By Gary Murray
Starring Julia Roberts, Lily Collins, Armie Hammer and Nathan Lane
Written by Melissa Wallack and Jason Keller
Based on the tale by the Brothers Grimm
Directed by Tarsem Singh
Running time 106 min
MPAA Rating PG 13
Selig Film Rating Matinee
Julie Roberts was called ‘American’s Sweetheart’ for many years. With a winning smile and indefinable charms, she showed that she could win fans of both sexes. From Pretty Woman to Notting Hill, she has generated billions in box office. As she has developed as an actress, Julia has changed from leading lady to strong character performer. Her latest is a wicked comedy called Mirror, Mirror.
Mirror, Mirror is the re-telling of the Snow White tale done from the point of view of the evil queen. She is played more as a delusional victim, a misunderstood ruler with a giant inferiority complex. When the King disappears, she takes over the role of running the country and being the ward for princess Snow White (Lily Collins). Snow is a delicate flower who has been kept in the walls of the castle for years.
As our future monarch gets older, so does the Queen. She has been using dark magic to keep the threads of rule taunt and these threads are showing signs of wear. She is warned by the magic mirror (a reflection of Roberts) that the continued use of these dire portents could lead to unseen disasters.
Snow is told that the kingdom has been mismanaged by the Queen and the people are unhappy. As the young woman sneaks out to find out for herself, she runs into the Prince Alcott (Armie Hammer) who has recently been robbed by a group of seven little people wearing stilts. He weaves a tall tale of giants to save his honor.
The Queen’s aide Brighton (Nathan Lane) is tasked to kill Snow White and make sure that the Queen remains in power. Anyone who knows the story knows that Snow White is not killed and befriended by those little people. Mirror, Mirror takes the Grimm Fairy Tale and twists it on its ear, just to give the audience surprises along the way but still traveling down the familiar path.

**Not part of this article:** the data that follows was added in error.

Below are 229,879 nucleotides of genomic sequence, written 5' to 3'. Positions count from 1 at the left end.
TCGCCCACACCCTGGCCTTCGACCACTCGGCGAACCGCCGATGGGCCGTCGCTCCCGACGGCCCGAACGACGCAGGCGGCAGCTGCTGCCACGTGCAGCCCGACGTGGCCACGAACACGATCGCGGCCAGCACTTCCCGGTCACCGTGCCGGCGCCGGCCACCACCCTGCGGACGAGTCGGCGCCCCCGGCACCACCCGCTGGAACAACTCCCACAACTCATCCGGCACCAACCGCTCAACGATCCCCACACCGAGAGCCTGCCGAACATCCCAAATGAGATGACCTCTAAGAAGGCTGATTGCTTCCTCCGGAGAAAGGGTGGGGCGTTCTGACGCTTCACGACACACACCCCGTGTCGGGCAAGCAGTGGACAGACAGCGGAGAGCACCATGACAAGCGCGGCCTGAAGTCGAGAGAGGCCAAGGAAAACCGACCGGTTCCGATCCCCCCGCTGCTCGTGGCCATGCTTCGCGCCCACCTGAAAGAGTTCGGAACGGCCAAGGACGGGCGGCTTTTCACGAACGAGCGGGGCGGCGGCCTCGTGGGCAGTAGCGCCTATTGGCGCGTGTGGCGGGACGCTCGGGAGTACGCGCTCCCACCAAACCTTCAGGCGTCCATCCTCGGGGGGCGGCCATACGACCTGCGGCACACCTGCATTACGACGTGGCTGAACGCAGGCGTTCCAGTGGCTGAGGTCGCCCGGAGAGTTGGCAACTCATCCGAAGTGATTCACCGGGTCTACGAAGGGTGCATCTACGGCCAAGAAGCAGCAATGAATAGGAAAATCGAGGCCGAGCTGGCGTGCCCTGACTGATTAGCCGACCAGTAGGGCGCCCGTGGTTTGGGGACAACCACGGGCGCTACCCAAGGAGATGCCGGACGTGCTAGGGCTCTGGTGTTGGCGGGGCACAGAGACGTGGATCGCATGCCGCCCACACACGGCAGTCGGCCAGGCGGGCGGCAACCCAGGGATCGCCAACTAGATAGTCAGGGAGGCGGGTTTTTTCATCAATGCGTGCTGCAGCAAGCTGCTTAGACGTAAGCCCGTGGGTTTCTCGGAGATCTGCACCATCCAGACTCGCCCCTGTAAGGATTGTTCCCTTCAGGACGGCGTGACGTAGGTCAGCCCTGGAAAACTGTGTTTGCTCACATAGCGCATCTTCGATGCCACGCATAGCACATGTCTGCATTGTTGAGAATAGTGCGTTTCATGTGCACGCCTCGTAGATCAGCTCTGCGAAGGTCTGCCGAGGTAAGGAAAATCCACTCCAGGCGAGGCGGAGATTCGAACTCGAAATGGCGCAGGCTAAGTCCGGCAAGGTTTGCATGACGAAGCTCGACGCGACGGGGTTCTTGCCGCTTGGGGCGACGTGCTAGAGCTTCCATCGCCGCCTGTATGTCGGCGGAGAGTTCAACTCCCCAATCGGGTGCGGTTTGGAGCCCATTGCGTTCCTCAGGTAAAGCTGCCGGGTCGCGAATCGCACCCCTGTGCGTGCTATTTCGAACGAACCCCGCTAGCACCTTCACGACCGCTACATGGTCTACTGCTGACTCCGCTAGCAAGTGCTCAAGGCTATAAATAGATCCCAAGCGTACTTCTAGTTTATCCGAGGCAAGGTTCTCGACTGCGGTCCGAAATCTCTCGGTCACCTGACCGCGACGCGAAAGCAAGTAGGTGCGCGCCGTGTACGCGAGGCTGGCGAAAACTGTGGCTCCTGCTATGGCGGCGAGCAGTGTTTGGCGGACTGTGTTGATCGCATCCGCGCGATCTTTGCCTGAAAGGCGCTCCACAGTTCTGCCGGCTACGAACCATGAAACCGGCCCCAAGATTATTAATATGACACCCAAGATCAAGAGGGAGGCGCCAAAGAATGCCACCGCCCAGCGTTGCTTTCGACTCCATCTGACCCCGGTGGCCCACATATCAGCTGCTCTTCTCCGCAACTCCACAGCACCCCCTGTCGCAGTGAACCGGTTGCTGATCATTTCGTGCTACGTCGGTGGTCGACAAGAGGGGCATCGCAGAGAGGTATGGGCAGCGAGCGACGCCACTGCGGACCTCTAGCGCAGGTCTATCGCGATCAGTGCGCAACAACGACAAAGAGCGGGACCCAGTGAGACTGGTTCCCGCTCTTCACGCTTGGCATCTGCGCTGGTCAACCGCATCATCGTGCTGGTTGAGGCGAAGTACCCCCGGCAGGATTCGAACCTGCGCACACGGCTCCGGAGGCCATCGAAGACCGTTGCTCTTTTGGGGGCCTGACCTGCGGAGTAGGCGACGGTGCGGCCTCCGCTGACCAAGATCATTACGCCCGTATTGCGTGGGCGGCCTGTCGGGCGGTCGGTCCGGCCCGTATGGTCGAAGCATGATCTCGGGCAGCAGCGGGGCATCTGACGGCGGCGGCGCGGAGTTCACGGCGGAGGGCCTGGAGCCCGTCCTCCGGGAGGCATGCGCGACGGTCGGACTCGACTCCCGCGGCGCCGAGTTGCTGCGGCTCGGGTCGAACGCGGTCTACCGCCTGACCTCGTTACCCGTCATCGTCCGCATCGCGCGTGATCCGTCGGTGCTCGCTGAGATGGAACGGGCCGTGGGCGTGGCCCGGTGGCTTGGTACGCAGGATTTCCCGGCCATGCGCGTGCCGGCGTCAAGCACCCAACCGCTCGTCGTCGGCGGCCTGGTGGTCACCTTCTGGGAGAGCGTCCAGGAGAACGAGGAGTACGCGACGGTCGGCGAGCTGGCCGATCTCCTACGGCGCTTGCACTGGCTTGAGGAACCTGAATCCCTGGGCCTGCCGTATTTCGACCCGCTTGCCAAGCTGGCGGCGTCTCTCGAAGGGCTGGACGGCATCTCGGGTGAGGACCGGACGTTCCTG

This is just a beautiful film to look at. The costumes and sets are festive and bright with colors that just off the screen. The camera is framed as if every moment were to be part of a master painting, full of captivating details. The entire production of Mirror, Mirror is simply put a feast for the eyes. The crafts people who designed every aspect of the production should be commended.
At times, the film feels like a cross between one of those ‘Fractured Fairy Tales’ from Rocky and Bullwinkle and The Princess Bride. It is whimsical and winsome, all the while being a bit cheeky. It tries to be a family motion picture in the grand tradition of Disney while thumbing its collective nose at the prospect of being anything more than a fan-boy farce. Director Tarsem Singh does a fine job on the tightrope between the two extremes and never wavers to either extreme.
Even though Singh does a great workman job, I would love to have seen a more visionary director take on this project. The film is stunning but all the time one wonders what a helmsmen like Terry Gilliam or Tim Burton would have done with the material. It is the type of a movie either would have done and probably done better. Then again, they would have tripled the budget in their excesses.
Mirror, Mirror should make Lily Collins a household name. The young woman commands every scene she is in. Over and over, she shows that is the newest and brightest star in the Hollywood. She handles emotional scenes with the same deft charm that she handles a sword. Mirror, Mirror is going to put her on the A-list just as Steel Magnolias did for someone decades ago.
Julia Roberts probably hasn’t had this much fun with a role in many years. It has always been said that playing bad is always the best role for an actress and this is the best of both worlds—a leading role that is as juicy as it is evil. Chewing scenery is what the performance demands and we are given it with a pinch of salt.
To sum up, Mirror, Mirror is a treat and a joy. While not the best film ever, it is a solid entertainment that will delight young and old of both sexes. It is a cinematic treat and a great way to spend the afternoon.